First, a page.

We wish to bring to your attention an alarming yet unannounced Israeli policy that affects our society and education in the West Bank and Gaza Strip: the denial of entry, re-entry and continuous residence to foreign passport-holding Palestinians and non-Palestinian family members, lecturers, non-governmental organisation workers and international development experts.
Since the military occupation of the West Bank and Gaza Strip in 1967, Israel has controlled the civil register of the Palestinian population and has restricted movement in and out of the Occupied Palestinian Territory for Palestinians and other non-Israelis, depriving them of their basic right to freedom of movement and residence.
Since the beginning of 2006, after the parliamentary elections, many thousands of foreign passport holders of Palestinian and non-Palestinian origin living and/or working in the Occupied Palestinian Territory have been denied entry or have even been threatened with deportation. Most of these are Palestinian-born and hold foreign passports because their IDs have been revoked while studying or working abroad, or their applications for family reunion rejected by the Israeli occupation authorities under various pretexts since October 2000. Yet they are citizens who have built their lives in Palestine, paying local taxes and voting in regional and national elections in their embryonic state.
Israel has signed agreements of reciprocity in diplomacy and immigration rules with other countries, which it is now violating while consistently failing to provide a proper reason for its behaviour, depriving threatened persons of their basic rights of access to justice, transparency and state accountability. Israeli citizens, meanwhile, enjoy unfettered entry into most countries around the world.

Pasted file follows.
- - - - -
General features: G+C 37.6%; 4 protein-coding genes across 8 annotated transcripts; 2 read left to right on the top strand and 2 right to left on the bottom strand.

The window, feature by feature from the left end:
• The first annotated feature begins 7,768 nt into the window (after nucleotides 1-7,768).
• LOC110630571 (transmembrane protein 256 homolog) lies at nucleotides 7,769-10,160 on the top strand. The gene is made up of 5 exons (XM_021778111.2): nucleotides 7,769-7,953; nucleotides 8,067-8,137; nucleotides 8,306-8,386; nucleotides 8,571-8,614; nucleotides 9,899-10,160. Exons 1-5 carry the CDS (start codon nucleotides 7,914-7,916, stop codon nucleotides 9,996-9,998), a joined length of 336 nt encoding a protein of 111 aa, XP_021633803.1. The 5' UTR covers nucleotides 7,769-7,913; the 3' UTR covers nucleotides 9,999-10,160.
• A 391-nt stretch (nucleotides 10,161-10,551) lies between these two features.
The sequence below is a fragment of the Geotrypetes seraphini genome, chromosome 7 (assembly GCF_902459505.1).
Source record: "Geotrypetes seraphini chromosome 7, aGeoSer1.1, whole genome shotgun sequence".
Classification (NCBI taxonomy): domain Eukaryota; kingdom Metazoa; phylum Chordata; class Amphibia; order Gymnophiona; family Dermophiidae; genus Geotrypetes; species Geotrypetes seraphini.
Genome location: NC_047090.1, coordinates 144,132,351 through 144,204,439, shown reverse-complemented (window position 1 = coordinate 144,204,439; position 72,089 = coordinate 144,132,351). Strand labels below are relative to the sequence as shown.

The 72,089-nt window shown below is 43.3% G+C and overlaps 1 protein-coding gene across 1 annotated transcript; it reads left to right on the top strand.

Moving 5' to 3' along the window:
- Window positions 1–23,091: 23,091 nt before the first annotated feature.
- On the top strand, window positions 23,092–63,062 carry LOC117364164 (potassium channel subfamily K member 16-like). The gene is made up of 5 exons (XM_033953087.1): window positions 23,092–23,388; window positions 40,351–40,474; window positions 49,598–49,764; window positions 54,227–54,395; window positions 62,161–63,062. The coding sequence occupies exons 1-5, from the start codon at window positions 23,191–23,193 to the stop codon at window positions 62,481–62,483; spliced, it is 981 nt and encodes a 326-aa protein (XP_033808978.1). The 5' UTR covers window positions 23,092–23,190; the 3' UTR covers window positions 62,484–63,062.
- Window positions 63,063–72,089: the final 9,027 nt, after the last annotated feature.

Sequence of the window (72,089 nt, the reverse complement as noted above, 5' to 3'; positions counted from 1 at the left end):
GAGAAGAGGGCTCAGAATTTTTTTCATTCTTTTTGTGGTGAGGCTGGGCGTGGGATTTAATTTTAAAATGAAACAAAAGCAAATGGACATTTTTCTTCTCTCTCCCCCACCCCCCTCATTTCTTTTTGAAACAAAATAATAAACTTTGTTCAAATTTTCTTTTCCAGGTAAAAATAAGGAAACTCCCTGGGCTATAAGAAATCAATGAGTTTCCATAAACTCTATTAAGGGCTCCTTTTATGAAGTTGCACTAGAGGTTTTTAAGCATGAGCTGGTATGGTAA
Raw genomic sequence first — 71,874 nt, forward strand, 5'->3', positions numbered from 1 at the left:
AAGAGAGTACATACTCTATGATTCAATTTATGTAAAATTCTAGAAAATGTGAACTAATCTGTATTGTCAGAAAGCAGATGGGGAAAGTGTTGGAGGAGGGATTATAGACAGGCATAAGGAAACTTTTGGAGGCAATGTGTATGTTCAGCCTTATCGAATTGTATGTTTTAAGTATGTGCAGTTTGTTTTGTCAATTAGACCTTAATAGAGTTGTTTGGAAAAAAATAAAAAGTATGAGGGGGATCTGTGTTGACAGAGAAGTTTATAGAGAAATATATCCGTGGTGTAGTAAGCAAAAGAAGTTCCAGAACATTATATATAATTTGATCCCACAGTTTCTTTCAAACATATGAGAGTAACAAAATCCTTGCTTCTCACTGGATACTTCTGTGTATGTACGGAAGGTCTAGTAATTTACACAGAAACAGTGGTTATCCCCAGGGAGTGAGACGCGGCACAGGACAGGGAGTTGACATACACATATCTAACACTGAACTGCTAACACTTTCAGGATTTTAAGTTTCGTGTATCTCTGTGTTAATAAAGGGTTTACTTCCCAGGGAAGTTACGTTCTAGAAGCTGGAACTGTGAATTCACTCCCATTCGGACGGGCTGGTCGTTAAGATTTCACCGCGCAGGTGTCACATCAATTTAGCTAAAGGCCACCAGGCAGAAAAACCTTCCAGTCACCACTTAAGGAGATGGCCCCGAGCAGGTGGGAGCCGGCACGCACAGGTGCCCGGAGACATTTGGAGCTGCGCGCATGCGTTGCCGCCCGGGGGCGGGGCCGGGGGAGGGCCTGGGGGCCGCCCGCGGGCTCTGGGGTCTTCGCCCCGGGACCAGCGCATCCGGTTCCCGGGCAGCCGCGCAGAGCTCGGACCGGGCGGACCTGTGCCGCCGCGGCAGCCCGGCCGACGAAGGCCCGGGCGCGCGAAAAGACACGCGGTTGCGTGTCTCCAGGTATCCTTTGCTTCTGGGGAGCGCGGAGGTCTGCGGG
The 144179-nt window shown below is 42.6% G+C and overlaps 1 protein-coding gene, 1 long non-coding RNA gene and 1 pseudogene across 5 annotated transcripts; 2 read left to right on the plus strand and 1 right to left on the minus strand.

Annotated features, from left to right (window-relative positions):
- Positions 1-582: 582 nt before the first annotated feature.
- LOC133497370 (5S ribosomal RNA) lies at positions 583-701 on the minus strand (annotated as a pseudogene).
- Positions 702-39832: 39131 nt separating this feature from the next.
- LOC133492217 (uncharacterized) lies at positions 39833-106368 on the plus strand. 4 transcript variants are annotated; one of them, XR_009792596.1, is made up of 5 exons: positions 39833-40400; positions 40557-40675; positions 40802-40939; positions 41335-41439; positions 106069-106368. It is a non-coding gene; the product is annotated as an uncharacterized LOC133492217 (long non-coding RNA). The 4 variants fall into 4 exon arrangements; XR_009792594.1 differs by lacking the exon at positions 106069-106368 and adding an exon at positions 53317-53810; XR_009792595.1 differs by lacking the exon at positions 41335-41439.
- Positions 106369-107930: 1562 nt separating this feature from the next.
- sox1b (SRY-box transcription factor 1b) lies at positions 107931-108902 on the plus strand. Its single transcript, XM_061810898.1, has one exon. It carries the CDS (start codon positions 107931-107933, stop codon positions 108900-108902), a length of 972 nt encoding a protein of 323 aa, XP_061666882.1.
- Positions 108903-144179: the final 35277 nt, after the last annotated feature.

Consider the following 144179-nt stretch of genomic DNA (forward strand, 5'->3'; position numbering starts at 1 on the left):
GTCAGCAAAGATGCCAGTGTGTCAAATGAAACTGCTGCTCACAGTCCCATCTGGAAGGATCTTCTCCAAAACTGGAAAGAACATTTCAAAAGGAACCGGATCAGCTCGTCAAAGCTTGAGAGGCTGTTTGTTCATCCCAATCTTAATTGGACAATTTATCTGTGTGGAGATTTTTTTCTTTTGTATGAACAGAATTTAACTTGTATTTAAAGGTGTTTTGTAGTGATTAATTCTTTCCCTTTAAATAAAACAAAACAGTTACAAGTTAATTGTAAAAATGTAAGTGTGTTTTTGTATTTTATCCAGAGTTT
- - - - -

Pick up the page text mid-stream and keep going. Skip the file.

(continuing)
The business community has been severely affected. Several successful diaspora businessmen who have invested heavily in building the community for more than a decade are being refused entry or have been deported with barely a month's warning. Most of them are a part of the local educated class whose contributions to civil society, educational institutions and the private sector have been invaluable for the construction of a viable pluralistic country and laying the foundations for a future Palestinian state.
There have been at least five cases of academics and university staff being denied entry to the West Bank, the most recent in July 2006. Numerous international students have been turned away at the borders and unable to register or continue their studies in Palestine. Even trustees of various university boards have been issued final permits and are being told to exit the country. We call on you to support appropriate collective action against this dangerous policy that threatens to empty the Occupied Palestinian Territory of its educated classes.
Ali Zedan, Daniel Casey, Daoud Zatari, Fakhri Hasan, Jawad Wadi, Kamalain Shaath, Munther Salah, Nabeel Kassis, Rami Hamdallah, Sari Nuseibeh and Younis Amro
Presidents of Palestinian universities